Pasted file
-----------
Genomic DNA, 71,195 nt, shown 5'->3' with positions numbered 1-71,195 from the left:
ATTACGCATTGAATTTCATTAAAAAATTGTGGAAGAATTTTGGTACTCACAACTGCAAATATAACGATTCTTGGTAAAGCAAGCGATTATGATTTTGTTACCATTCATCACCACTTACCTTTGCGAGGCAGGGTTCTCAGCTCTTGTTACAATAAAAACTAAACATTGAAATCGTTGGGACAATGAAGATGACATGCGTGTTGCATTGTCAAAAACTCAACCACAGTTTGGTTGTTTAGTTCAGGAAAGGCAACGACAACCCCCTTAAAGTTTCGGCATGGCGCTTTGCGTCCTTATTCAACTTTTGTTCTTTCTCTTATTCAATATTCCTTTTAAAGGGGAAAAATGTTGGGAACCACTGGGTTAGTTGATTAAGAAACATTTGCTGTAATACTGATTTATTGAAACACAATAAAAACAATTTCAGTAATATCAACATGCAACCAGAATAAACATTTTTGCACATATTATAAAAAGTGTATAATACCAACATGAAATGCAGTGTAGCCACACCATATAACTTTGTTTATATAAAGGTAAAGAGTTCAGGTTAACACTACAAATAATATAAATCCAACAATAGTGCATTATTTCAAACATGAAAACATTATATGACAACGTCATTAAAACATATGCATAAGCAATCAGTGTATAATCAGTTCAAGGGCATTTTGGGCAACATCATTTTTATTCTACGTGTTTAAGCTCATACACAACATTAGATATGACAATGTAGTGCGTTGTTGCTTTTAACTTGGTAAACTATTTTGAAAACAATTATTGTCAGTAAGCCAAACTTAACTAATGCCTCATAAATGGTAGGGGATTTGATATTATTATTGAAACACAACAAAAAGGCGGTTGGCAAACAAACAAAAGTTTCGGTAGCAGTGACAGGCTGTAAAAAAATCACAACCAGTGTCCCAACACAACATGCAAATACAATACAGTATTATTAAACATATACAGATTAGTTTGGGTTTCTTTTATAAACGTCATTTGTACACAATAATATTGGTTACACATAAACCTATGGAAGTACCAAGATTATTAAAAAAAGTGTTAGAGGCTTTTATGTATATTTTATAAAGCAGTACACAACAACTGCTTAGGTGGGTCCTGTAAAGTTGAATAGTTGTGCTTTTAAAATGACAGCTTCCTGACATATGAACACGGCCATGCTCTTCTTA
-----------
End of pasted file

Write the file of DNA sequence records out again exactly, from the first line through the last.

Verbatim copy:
Genomic DNA, 71,195 nt, shown 5'->3' with positions numbered 1-71,195 from the left:
ATTACGCATTGAATTTCATTAAAAAATTGTGGAAGAATTTTGGTACTCACAACTGCAAATATAACGATTCTTGGTAAAGCAAGCGATTATGATTTTGTTACCATTCATCACCACTTACCTTTGCGAGGCAGGGTTCTCAGCTCTTGTTACAATAAAAACTAAACATTGAAATCGTTGGGACAATGAAGATGACATGCGTGTTGCATTGTCAAAAACTCAACCACAGTTTGGTTGTTTAGTTCAGGAAAGGCAACGACAACCCCCTTAAAGTTTCGGCATGGCGCTTTGCGTCCTTATTCAACTTTTGTTCTTTCTCTTATTCAATATTCCTTTTAAAGGGGAAAAATGTTGGGAACCACTGGGTTAGTTGATTAAGAAACATTTGCTGTAATACTGATTTATTGAAACACAATAAAAACAATTTCAGTAATATCAACATGCAACCAGAATAAACATTTTTGCACATATTATAAAAAGTGTATAATACCAACATGAAATGCAGTGTAGCCACACCATATAACTTTGTTTATATAAAGGTAAAGAGTTCAGGTTAACACTACAAATAATATAAATCCAACAATAGTGCATTATTTCAAACATGAAAACATTATATGACAACGTCATTAAAACATATGCATAAGCAATCAGTGTATAATCAGTTCAAGGGCATTTTGGGCAACATCATTTTTATTCTACGTGTTTAAGCTCATACACAACATTAGATATGACAATGTAGTGCGTTGTTGCTTTTAACTTGGTAAACTATTTTGAAAACAATTATTGTCAGTAAGCCAAACTTAACTAATGCCTCATAAATGGTAGGGGATTTGATATTATTATTGAAACACAACAAAAAGGCGGTTGGCAAACAAACAAAAGTTTCGGTAGCAGTGACAGGCTGTAAAAAAATCACAACCAGTGTCCCAACACAACATGCAAATACAATACAGTATTATTAAACATATACAGATTAGTTTGGGTTTCTTTTATAAACGTCATTTGTACACAATAATATTGGTTACACATAAACCTATGGAAGTACCAAGATTATTAAAAAAAGTGTTAGAGGCTTTTATGTATATTTTATAAAGCAGTACACAACAACTGCTTAGGTGGGTCCTGTAAAGTTGAATAGTTGTGCTTTTAAAATGACAGCTTCCTGACATATGAACACGGCCATGCTCTTCTTA